screen-shot-2016-10-06-at-1-52-41-pm
Screenshot taken from Dropbox

Reid collated them all to begin the editing process. During this process, Reid edited and ordered the video clips as well as added my voiceovers as the interviewer to each Isabel’s, Riam’s and Ben’s videos. Once the editing process was completed, Reid shared the video with the rest of the group where we could each make suggestions for changes, until we were all happy with the final outcome.

Throughout the brainstorming and subsequent filming, there has been one overall core meaning of the video. The message of the video is to simply highlight how hotly debated and complex the opinions can be about online surveillance. The video intended to showcase how significant online surveillance can be outside the internet. This was portrayed through the almost manic nature of the utopian and dystopian student interviewees, as well as the disappearance of students at the end of the film. Although there was an overall core message of the

3116349267_e748ffdb5f_o
illuminati (https://flic.kr/p/5Ko74M) by Eli Rook (CC-BY-SA 2.0)

film, there were multiple messages weaved through. This was that all digital media is used as a form of surveillance. This was represented in the interview filming style, as well as having the cube as the interviewer. The cube symbolises both the Illuminati and an inside joke related to Deakin, that the ‘cube is watching is all’. With having the cube as a symbol of surveillance, as its role as interviewer gives it a sense of power over the students. Another subsequent message of the film was the online surveillance is intrinsically linked with offline surveillance. To specify, whatever you do online has an impact offline.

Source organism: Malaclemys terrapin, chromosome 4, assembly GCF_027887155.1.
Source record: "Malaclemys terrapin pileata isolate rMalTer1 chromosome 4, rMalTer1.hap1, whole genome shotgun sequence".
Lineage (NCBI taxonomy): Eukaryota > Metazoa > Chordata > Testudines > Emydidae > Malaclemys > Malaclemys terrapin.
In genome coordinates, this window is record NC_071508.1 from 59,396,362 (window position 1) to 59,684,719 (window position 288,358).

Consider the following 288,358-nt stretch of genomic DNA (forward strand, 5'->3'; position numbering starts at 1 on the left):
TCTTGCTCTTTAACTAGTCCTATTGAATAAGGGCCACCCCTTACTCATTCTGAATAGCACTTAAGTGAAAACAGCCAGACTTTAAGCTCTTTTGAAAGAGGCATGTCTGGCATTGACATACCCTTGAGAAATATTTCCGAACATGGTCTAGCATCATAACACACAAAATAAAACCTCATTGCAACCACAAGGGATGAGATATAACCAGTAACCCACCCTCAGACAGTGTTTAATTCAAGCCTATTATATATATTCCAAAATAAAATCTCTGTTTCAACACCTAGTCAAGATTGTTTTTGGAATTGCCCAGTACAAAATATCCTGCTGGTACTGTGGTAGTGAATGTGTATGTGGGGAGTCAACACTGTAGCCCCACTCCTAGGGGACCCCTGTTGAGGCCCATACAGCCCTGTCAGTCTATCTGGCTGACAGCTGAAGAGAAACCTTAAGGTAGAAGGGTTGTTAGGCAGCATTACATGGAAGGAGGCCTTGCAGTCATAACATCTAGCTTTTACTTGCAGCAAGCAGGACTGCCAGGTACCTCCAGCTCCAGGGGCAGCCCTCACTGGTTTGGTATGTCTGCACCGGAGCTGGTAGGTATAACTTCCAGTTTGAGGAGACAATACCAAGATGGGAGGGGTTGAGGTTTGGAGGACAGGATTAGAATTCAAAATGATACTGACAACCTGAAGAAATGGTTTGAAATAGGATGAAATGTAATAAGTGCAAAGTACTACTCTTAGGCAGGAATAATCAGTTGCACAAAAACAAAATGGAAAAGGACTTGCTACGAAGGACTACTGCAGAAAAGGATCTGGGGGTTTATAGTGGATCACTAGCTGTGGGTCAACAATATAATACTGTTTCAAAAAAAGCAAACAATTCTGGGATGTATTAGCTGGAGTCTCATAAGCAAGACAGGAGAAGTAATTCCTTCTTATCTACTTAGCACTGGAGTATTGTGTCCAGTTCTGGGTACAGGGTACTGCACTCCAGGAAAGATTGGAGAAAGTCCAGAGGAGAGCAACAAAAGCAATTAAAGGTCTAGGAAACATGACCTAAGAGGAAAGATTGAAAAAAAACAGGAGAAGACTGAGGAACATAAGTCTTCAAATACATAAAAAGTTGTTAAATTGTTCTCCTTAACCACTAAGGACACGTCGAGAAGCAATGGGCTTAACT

Overall the collaborative video was an eye-opening and educational experience. This is not limited to learning about digital surveillance but applies to learning how to conduct an entirely online collaborative project. As an inexperienced group, we dealt with many new challenges and hurdles from the brainstorming stage to writing up this very report. We dealt with them accordingly, learning and experimenting with online programs such as Trello and Google Hangouts. This project was as much as learning about the online programs as it was how to organise such a complicated project online. As RRIB Media, we are proud of the surveillance film we produced, and the skills and experiences we took from the project can, and will, be applied further to our learning and future careers.

We hope you enjoy our film, as embedded below.

Advertisements

Leave a Reply

Please log in using one of these methods to post your comment:

WordPress.com Logo

You are commenting using your WordPress.com account. Log Out / Change )

Twitter picture

You are commenting using your Twitter account. Log Out / Change )

Facebook photo

You are commenting using your Facebook account. Log Out / Change )

Google+ photo

You are commenting using your Google+ account. Log Out / Change )

Connecting to %s